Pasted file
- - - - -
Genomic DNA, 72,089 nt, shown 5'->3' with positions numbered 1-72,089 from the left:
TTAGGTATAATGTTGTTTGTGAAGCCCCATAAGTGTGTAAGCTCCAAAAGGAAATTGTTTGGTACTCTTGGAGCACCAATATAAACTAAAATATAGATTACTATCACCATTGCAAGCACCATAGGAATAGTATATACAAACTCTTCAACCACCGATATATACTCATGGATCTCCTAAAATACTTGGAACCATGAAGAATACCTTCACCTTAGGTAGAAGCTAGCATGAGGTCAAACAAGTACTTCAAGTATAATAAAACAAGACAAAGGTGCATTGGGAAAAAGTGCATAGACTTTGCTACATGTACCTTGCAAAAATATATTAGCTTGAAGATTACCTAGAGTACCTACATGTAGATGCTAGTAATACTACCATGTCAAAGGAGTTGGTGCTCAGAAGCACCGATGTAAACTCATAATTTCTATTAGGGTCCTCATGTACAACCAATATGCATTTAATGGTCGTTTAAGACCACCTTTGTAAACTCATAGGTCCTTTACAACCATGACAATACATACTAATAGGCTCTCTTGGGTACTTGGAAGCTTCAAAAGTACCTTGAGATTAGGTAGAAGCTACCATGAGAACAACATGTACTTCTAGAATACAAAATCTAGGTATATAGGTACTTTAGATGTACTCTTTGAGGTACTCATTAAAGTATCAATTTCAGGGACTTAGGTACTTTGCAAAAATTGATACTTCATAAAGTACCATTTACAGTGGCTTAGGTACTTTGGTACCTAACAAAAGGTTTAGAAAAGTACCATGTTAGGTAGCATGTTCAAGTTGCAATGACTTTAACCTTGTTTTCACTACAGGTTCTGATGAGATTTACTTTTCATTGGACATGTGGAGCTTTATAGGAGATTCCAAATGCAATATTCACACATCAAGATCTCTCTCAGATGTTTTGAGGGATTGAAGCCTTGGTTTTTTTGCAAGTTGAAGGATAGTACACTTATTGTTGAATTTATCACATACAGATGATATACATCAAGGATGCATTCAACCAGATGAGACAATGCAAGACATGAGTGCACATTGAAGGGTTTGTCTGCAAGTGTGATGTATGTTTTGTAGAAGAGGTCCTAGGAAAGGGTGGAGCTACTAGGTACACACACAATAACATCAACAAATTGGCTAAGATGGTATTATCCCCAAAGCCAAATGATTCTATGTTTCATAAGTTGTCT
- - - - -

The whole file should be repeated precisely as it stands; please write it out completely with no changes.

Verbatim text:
Genomic DNA, 72,089 nt, shown 5'->3' with positions numbered 1-72,089 from the left:
TTAGGTATAATGTTGTTTGTGAAGCCCCATAAGTGTGTAAGCTCCAAAAGGAAATTGTTTGGTACTCTTGGAGCACCAATATAAACTAAAATATAGATTACTATCACCATTGCAAGCACCATAGGAATAGTATATACAAACTCTTCAACCACCGATATATACTCATGGATCTCCTAAAATACTTGGAACCATGAAGAATACCTTCACCTTAGGTAGAAGCTAGCATGAGGTCAAACAAGTACTTCAAGTATAATAAAACAAGACAAAGGTGCATTGGGAAAAAGTGCATAGACTTTGCTACATGTACCTTGCAAAAATATATTAGCTTGAAGATTACCTAGAGTACCTACATGTAGATGCTAGTAATACTACCATGTCAAAGGAGTTGGTGCTCAGAAGCACCGATGTAAACTCATAATTTCTATTAGGGTCCTCATGTACAACCAATATGCATTTAATGGTCGTTTAAGACCACCTTTGTAAACTCATAGGTCCTTTACAACCATGACAATACATACTAATAGGCTCTCTTGGGTACTTGGAAGCTTCAAAAGTACCTTGAGATTAGGTAGAAGCTACCATGAGAACAACATGTACTTCTAGAATACAAAATCTAGGTATATAGGTACTTTAGATGTACTCTTTGAGGTACTCATTAAAGTATCAATTTCAGGGACTTAGGTACTTTGCAAAAATTGATACTTCATAAAGTACCATTTACAGTGGCTTAGGTACTTTGGTACCTAACAAAAGGTTTAGAAAAGTACCATGTTAGGTAGCATGTTCAAGTTGCAATGACTTTAACCTTGTTTTCACTACAGGTTCTGATGAGATTTACTTTTCATTGGACATGTGGAGCTTTATAGGAGATTCCAAATGCAATATTCACACATCAAGATCTCTCTCAGATGTTTTGAGGGATTGAAGCCTTGGTTTTTTTGCAAGTTGAAGGATAGTACACTTATTGTTGAATTTATCACATACAGATGATATACATCAAGGATGCATTCAACCAGATGAGACAATGCAAGACATGAGTGCACATTGAAGGGTTTGTCTGCAAGTGTGATGTATGTTTTGTAGAAGAGGTCCTAGGAAAGGGTGGAGCTACTAGGTACACACACAATAACATCAACAAATTGGCTAAGATGGTATTATCCCCAAAGCCAAATGATTCTATGTTTCATAAGTTGTCT